Updated: Oct 27, 2021
Why did this tiny patch of nature capture my imagination?
It is easy to see why Strickland State Forest has captured my imagination. The environment is a living exhibition of exceptionally diverse forest habitats from wildflowers and dry heath woodland, tall eucalypts through to lush rainforest.
“On a good day, there is no one around. Listening to the wind and the birds, and the occasional scuttle in the undergrowth you feel magically transformed.”
The rainforest is full of blacks and dark green with rich hues of magenta and reds from the forest floor. The bold yellow sun often slices through the canopy creating a golden hue. Walk slowly, and wildflowers shine through the scrubby undergrowth.
I discovered the forest for myself in the early 2000s when I moved here from Sydney. I love walking the trails on my own. Over the years and particularly in lockdown, like all things of great beauty she has become a little popular.
It is teeming with wildlife. The number of people bringing their dogs off-leash into the area or walking off-track has exploded, and this is having a negative impact on the ecosystem. It is a beautiful place. Yet, fragile.
Sadly, I’ve seen the narrow, mulch-laden tracks expand into muddy highways. It doesn’t matter how friendly a dog is to you, to our native animals they stink! Dogs’ poo and wee can mask an animal’s trail meaning an animal could get lost or abandon its home.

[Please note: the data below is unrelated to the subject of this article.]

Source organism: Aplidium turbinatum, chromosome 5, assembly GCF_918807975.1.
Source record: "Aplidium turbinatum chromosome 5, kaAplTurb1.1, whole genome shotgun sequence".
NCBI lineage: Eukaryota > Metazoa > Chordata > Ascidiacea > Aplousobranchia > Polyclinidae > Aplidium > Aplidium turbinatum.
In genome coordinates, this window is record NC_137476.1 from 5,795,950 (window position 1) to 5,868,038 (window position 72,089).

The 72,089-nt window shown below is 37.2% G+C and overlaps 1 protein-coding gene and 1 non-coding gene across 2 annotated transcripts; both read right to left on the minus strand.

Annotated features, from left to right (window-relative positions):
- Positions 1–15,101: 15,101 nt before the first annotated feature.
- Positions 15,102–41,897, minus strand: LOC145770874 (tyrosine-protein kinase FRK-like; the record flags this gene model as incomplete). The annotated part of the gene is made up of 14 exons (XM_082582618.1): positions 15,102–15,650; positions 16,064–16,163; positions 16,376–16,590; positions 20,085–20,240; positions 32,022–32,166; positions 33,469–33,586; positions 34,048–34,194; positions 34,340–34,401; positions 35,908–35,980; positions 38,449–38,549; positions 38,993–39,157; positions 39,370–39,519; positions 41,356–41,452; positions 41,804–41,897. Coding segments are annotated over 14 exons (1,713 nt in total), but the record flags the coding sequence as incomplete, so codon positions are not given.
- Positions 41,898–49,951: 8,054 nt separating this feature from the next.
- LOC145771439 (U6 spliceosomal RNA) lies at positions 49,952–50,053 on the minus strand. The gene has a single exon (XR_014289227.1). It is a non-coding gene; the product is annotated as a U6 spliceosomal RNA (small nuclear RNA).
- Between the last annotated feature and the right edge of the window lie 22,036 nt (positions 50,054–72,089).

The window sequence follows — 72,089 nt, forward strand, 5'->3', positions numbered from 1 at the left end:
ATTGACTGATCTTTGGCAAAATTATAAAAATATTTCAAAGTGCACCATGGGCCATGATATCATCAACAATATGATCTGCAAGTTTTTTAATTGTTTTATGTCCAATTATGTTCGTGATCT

I’ve taken thousands of pictures of the state forest since 2011 and the exhibition features over 60 photos in a unique gallery style. In gallery two, The Trails, I wonder if you can spot the early photos compared to the ones taken this year by the condition of the track.
A Bit of History
Strickland State Forest was the site of the first government forest nursery (1886-1890) and first national forestry training school (1920 – 1927). The image below is part of an old map from the 1950s from the NSW State Archives (www.records.nsw.gov.au). Look at how Ourimbah is spelt back then!
Remnants of native and exotic tree plantings established during those times (known as an arboretum) are now among the oldest in Australia and can be seen on the Arboretum Track. I have an image in the exhibition of the sun illuminating the Hoop Pines planting along the Ridgeway Track.
To give your experience the gallery feels, I’ve created a playlist in Spotify. Search Strickland or click here.
Next time, we’ll talk through a bit more on how to set yourself up. To get the best results, watch the exhibition on your desktop rather than your mobile device. And I’ll let you know a bit more about me!
Here is a VIP sneak peek of one of my favourite images from the exhibition taken in 2012 of Stoney Creek. For the technical people, I shot this hand held (no tripod) at a shutter speed of 15!